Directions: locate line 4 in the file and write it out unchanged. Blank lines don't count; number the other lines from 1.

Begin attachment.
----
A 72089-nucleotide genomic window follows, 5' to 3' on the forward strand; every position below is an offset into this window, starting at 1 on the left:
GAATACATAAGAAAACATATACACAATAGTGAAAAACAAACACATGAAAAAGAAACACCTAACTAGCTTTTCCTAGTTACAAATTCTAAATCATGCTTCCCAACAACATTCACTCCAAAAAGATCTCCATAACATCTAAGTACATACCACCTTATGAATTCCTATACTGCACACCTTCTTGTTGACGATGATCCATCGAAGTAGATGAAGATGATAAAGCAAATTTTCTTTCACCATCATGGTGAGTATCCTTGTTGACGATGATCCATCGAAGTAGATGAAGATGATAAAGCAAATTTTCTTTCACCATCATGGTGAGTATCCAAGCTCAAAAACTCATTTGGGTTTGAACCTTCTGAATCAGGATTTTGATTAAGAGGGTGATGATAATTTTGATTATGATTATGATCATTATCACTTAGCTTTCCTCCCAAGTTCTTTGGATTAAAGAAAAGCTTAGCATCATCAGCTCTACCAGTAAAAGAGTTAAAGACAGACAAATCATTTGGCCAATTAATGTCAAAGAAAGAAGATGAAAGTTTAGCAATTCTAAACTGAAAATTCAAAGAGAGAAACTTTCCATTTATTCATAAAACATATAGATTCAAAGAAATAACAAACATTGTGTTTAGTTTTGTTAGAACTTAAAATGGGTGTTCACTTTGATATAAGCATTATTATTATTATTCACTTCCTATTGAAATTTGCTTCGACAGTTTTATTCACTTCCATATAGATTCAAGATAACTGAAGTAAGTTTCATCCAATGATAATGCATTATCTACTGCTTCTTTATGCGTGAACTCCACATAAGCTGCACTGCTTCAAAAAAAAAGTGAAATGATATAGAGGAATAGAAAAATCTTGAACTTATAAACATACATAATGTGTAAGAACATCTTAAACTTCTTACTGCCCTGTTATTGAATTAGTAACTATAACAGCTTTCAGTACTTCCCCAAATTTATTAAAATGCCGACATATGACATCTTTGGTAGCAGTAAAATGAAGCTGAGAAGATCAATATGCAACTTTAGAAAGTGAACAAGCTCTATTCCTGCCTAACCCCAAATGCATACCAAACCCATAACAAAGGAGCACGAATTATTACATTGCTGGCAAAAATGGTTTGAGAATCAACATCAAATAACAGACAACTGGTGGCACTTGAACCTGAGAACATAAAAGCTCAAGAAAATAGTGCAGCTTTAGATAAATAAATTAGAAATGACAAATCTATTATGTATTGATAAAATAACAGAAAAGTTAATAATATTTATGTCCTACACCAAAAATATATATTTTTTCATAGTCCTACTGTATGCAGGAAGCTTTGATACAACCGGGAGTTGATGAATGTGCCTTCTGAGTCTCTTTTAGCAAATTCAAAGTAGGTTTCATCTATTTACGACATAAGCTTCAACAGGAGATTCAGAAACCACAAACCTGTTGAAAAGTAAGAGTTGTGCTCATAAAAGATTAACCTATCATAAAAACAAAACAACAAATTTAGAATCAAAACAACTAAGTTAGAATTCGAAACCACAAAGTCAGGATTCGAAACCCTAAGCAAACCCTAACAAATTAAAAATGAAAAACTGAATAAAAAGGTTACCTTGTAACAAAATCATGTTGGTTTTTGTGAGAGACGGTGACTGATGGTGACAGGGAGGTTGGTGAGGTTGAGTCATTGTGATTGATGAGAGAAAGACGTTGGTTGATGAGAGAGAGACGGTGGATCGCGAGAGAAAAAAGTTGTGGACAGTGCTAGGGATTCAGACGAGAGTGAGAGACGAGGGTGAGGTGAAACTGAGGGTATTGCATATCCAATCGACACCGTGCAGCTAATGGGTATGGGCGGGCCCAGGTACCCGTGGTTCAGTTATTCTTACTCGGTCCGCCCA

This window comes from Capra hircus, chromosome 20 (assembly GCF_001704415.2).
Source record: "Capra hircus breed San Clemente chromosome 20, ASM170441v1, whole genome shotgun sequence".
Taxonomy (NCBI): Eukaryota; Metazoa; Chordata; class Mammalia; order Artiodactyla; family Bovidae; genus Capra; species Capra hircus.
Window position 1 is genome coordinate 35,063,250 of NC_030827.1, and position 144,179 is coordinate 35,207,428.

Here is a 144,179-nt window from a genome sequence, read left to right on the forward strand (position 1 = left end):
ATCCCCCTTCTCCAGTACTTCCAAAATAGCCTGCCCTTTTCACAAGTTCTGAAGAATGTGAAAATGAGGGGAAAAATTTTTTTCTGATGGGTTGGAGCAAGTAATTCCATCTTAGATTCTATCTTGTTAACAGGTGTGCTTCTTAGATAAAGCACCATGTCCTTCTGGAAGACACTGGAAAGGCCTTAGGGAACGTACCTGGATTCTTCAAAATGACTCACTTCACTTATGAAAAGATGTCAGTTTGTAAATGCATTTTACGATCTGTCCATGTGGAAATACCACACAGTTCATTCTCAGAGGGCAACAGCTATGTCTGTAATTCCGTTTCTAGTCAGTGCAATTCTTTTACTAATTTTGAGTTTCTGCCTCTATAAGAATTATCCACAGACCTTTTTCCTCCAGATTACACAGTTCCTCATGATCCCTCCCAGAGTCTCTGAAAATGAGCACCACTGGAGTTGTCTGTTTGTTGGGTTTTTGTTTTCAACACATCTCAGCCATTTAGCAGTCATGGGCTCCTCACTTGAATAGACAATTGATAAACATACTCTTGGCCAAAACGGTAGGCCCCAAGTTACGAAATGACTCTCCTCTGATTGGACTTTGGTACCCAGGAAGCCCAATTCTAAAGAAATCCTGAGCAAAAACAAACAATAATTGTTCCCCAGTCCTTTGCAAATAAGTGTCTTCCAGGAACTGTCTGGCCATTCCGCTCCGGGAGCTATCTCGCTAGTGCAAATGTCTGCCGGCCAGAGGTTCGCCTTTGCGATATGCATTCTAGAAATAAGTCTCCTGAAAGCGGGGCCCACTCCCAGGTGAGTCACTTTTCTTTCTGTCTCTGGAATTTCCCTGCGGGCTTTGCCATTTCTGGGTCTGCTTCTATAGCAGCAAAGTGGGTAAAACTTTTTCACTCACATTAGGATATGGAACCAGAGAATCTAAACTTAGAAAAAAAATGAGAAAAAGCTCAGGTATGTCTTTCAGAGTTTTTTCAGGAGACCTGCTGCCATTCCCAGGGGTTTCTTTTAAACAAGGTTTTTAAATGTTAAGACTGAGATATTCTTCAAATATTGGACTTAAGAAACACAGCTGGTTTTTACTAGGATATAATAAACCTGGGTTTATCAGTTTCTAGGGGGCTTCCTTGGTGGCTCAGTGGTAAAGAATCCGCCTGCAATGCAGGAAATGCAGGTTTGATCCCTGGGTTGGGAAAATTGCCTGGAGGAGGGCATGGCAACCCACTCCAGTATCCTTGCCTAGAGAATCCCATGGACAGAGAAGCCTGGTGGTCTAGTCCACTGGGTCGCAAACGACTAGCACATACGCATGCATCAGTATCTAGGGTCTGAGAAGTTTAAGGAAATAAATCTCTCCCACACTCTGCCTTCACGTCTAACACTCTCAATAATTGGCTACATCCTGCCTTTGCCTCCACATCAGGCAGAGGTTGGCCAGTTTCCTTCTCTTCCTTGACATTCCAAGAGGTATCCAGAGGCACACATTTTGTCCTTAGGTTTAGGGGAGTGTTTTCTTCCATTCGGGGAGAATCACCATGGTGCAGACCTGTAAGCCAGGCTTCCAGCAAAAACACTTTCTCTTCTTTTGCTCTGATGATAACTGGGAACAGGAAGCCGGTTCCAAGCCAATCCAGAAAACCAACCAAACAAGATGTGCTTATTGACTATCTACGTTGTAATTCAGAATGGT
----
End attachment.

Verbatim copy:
Source record: "Capra hircus breed San Clemente chromosome 20, ASM170441v1, whole genome shotgun sequence".